December 11, 2007Article By:
Suzanne R. Holsomback
When students from George W. Truett Theological Seminary exit the doors after graduation, they enter the non-seminary world of real life ministry. The world of syllabi, papers, commentaries, libraries, and classes gives way to church meetings, pastorates, mission fields, and ongoing projects and "to-do" lists. Brooke Holloway, a December 2006 Truett graduate, is the Minister of Youth and Community Missions at Central Baptist Church in Marshall, Texas where she is completing her first year of full time church ministry. Thinking about life and ministry after seminary, Brooke says, "I have moved into the phase of ministry that is post-honeymoon. I look over my time here and think about how much I've grown...and yet in that same glance I also see how much more I have to grow...in some ways I feel like I've been here forever...in many ways I feel like I'm just beginning."
Smiling, Brooke says, "It's been a bit of an adjustment going from the academic life to 'civilian' life...I don't have finals, papers, due dates, the sure ending of things. Projects are on going and it's now in my court to establish moments of completion, evaluation, etc. There is a different rhythm to life."
Brooke continues saying, "[e]ven though I don't have a syllabus and I am not in the academic setting, I am now--more than ever--in the classroom, learning as I go." She says that leaving seminary where questions are asked and challenging conversations occur has taught her to "join people where they are in the process of growth, of exploration" in their own Christian journey. Brooke believes that part of her ministry is to walk alongside people as they ask tough questions about life and faith.
Brooke also emphasized that she is learning to be present with people and not rush through ministry. She says, "the best moments come when I don't [rush], when I am able to be present to another person or to scripture or to a particular issue. Our world rushes by life. I am constantly reminded (with Terry York ringing in my ears) that we must see life, we must pause to listen, to see, and to be present." She emphasizes and encourages current students to practice "being present" in ministry and relationships so it becomes natural in fully time ministry where there are no grades, just relationships.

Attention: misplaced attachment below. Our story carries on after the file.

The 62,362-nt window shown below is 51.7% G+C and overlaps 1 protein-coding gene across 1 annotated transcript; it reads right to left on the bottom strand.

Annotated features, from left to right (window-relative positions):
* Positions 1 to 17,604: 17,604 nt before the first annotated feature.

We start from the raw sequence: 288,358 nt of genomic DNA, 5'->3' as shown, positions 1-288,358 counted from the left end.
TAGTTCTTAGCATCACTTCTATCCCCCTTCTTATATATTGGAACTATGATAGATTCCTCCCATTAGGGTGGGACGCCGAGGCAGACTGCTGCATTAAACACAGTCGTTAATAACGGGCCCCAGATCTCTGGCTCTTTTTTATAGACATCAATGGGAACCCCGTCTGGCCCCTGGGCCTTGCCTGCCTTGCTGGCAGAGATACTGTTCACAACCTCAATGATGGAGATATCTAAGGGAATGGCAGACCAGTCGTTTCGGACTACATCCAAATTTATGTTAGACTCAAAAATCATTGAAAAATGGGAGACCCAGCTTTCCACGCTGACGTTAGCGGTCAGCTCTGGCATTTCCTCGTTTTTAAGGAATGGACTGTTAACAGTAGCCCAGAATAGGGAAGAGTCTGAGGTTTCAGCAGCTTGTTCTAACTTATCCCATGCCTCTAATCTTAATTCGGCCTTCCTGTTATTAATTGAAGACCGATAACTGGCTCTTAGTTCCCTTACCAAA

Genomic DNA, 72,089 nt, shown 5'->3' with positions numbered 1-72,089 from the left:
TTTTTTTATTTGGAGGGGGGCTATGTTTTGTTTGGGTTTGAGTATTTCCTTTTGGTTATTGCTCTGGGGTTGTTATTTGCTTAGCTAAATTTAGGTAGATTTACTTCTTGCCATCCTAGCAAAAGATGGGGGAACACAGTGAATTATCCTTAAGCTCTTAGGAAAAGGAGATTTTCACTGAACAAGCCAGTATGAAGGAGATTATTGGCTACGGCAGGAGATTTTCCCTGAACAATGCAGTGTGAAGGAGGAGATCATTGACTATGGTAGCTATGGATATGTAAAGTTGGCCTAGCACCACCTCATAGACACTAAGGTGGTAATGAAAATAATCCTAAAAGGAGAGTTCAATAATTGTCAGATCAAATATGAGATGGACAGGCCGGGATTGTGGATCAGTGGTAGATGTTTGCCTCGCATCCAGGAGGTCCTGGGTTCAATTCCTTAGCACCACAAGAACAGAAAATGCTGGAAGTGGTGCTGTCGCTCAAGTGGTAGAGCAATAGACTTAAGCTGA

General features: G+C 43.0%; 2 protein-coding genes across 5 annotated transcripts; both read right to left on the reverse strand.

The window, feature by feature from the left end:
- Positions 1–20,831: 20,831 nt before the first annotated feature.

The struggles have not consumed Brooke and her ministry with youth in Marshall. She is discovering many joys along the way as she walks with people. She says that Truett equipped her for ministry by allowing her to experience dialogue with professors and classmates. The questions and conversations that she had during seminary are now imperative tools in ministry where she must journey with people through the questions and all the conversations. She also says that Truett taught her to be "a student in life." Seminary challenged her to think and explore and she learned how to study, find resources, and synthesize that information into a practical ministry. In addition, Brooke says that seminary equipped her with spiritual formation practices that have given her slipping feet traction and refocused her spirit on the things that are most important in life.
"I would say that my time at seminary has equipped me--not in the sense of giving me all the answers and being the end-all, be-all, but in the sense of offering a structure, a pattern, a way of living and a way of ministry," Brooke says. "Seminary gave me tools for living and ministry. Though, some of them I'm still trying to figure out how to use and incorporate in life on the other side of seminary!"
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